The Squad Concept is The Star, Not Cast or Characters
The truth of Suicide Squad is that it's an idea sold on its premise alone: the deadliest of the deadliest are captured, incarcerated, and forced to do Amanda Waller's bidding. If they ever hope of seeing freedom again, they'll play along with the suicide missions they're given... and let loose to return to their shooting, maiming, killing, or antiheroic ways. Even without knowing who is going to be ON the Squad itself, the subversive and un-heroic pitch has superhero or comic book fans intrigued.
That's how it works in the comics, which have one major benefit that movie audiences don't: fans still get to see these characters in countless other books, with no explicit beginning or ending to their individual stories. So it goes without saying that members like Deadshot, Harley Quinn, and even Captain Boomerang will wash in and wash out after individual story arcs. The typical questions posed to cast changes or character departures - Why did they leave? Where did they go? What will they do next? - aren't even asked, since the answer is obvious. They left by escaping or being let loose back into the larger DC Universe, and will show up before too long elsewhere.
It can't be overstated enough: reports that Deadshot could appear in another movie, or that Harley Quinn is leaving for Birds of Prey are NOT a sign of DC's movie franchises in disarray. It's a sign that Suicide Squad is working exactly as it was designed to, and if handled right, could become DC's secret weapon.
DC's Suicide Squad Can Be Everything Marvel Isn't
In just a few short years, Marvel's "shocking" way of building a shared universe became the norm, the formula, the one way that makes sense to audiences, fans, bloggers, critics, and even studio executives (just ask Zack Snyder how ignoring the Marvel formula worked out). But as Marvel's cinematic universe has been framed, filled in, reinforced, and now raised one film or phase at a time, that structure and rigidity comes with a price. Simply put, no single role, cameo, or casting can be made lightly. And Marvel can take years, even an entire decade to address the loudest fan demands since they're following a multi-franchise, interconnected, multi-billion-dollar roadmap.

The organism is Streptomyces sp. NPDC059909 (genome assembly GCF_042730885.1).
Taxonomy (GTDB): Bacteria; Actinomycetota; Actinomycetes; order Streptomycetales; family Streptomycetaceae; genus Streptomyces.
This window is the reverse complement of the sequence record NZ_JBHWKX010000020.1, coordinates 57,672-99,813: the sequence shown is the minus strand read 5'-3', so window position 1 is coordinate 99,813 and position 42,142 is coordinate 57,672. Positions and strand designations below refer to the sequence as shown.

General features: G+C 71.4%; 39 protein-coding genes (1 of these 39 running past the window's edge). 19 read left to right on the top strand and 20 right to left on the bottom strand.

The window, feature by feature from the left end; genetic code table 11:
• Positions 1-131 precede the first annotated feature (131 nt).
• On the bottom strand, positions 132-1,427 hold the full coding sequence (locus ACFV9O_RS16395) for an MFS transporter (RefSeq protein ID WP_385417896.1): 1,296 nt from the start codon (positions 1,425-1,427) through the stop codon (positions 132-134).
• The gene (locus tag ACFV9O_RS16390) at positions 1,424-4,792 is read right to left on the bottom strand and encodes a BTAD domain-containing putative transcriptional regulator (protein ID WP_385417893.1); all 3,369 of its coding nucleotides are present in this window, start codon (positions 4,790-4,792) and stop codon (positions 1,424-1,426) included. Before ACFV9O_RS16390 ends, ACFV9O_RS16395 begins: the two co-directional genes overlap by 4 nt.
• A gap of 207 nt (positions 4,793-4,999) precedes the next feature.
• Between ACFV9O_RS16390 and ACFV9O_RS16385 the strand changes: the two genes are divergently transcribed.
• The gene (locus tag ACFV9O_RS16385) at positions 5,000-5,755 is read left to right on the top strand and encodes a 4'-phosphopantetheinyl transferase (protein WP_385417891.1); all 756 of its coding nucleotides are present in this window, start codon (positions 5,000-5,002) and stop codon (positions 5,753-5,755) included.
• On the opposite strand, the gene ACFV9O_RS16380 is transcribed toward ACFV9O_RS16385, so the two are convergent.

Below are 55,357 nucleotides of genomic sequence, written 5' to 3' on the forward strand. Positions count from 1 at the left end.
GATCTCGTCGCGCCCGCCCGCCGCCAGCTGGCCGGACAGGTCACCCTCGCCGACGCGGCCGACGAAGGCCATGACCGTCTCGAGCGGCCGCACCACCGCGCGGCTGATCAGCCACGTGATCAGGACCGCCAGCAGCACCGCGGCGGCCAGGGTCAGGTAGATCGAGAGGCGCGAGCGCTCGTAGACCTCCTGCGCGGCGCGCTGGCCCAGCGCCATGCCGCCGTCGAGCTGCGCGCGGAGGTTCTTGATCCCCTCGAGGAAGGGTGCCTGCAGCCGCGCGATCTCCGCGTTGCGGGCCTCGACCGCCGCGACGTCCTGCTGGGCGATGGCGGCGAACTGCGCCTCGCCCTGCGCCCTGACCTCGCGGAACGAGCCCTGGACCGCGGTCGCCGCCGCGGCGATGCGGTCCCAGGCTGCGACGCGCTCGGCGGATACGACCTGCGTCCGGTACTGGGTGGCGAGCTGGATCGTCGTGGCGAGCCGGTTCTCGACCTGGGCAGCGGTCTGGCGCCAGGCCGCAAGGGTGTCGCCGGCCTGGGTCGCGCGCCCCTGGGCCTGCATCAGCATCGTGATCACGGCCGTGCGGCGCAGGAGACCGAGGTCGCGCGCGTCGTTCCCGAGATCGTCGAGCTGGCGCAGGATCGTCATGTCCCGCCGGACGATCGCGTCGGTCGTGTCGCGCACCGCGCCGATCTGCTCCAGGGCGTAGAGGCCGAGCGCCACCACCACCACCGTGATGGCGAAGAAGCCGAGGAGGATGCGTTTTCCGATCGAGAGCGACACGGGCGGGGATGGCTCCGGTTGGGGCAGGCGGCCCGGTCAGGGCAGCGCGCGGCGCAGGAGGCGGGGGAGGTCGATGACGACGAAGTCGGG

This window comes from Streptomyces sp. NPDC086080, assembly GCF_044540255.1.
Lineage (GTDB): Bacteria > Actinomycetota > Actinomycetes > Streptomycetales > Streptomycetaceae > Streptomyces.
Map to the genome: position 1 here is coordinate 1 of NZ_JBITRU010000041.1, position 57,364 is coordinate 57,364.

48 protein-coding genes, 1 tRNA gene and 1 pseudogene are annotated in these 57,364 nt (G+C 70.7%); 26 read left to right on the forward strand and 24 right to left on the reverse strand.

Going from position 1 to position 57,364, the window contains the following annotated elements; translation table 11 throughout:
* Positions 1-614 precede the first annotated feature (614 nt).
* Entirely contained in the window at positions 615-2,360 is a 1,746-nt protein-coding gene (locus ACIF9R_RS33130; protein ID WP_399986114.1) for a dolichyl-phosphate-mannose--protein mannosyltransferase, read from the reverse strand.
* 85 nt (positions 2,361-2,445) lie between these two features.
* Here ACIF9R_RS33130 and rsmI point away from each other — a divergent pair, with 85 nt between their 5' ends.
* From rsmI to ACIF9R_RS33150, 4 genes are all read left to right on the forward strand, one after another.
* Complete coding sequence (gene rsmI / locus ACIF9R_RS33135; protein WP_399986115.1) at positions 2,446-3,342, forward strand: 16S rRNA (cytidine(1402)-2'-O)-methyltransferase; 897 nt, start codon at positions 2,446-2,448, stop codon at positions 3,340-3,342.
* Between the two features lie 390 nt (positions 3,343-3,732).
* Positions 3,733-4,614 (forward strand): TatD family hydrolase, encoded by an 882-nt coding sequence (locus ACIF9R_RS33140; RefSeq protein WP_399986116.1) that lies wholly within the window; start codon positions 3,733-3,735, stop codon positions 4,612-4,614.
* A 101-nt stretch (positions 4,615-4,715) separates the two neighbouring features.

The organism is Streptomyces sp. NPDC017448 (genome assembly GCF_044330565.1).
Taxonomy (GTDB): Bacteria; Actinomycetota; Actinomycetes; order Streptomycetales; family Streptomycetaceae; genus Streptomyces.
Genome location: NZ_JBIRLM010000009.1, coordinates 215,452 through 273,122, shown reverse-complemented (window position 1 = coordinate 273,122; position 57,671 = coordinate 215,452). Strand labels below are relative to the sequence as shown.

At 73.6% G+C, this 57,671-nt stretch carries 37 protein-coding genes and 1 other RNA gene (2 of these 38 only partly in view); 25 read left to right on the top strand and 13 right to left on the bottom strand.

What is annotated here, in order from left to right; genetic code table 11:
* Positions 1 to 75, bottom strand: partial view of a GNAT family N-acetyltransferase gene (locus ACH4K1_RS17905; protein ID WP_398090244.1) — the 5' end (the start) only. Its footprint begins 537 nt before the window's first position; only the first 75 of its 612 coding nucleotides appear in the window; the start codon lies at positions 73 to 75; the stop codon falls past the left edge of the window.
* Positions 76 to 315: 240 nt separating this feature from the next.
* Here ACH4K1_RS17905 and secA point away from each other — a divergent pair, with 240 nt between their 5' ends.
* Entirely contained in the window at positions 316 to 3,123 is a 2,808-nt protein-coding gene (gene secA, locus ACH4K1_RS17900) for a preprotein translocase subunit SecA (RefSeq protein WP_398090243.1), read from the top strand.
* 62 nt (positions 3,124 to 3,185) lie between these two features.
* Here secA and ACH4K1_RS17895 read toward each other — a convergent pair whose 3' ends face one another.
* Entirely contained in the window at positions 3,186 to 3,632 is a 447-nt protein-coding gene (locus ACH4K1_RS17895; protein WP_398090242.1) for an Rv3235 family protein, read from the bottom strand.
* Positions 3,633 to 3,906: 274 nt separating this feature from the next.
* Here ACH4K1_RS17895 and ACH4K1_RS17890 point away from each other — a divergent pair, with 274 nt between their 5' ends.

But the Suicide Squad? Warner Bros. and James Gunn have an entire universe of DC criminals, killers, and convicts to choose from, with an audience that understands they shouldn't look too far into the future. Not with a bomb planted in every villain (and every A-list star's) skull putting their DC future in jeopardy. The bigger the name and the bigger the villain, the greater the chances they will stick around for a potential sequel, sure. But that's a decision that gets to be made after their 'audition' on the Squad, where they're free to bounce off of established fan-favorites while demonstrating their powers and personality (a strength Gunn showed with the first Guardians).
No pressure on DC to construct some larger, agreed-upon, studio-wide plan for each character's future. Ideally that would place more creative power in the filmmakers hands, where it should be, looking to the Squad for potential villains or allies for other films. You want them? You can have them. It's proof that DC hit a home run introducing a new character to their universe - and that's another spot on the team to fill in Suicide Squad 3.
The potential is there to make the next Suicide Squad more than a sequel, more than a reboot... now DC and James Gunn just have to see it, too.
- The Suicide Squad (2021) release date: Aug 06, 2021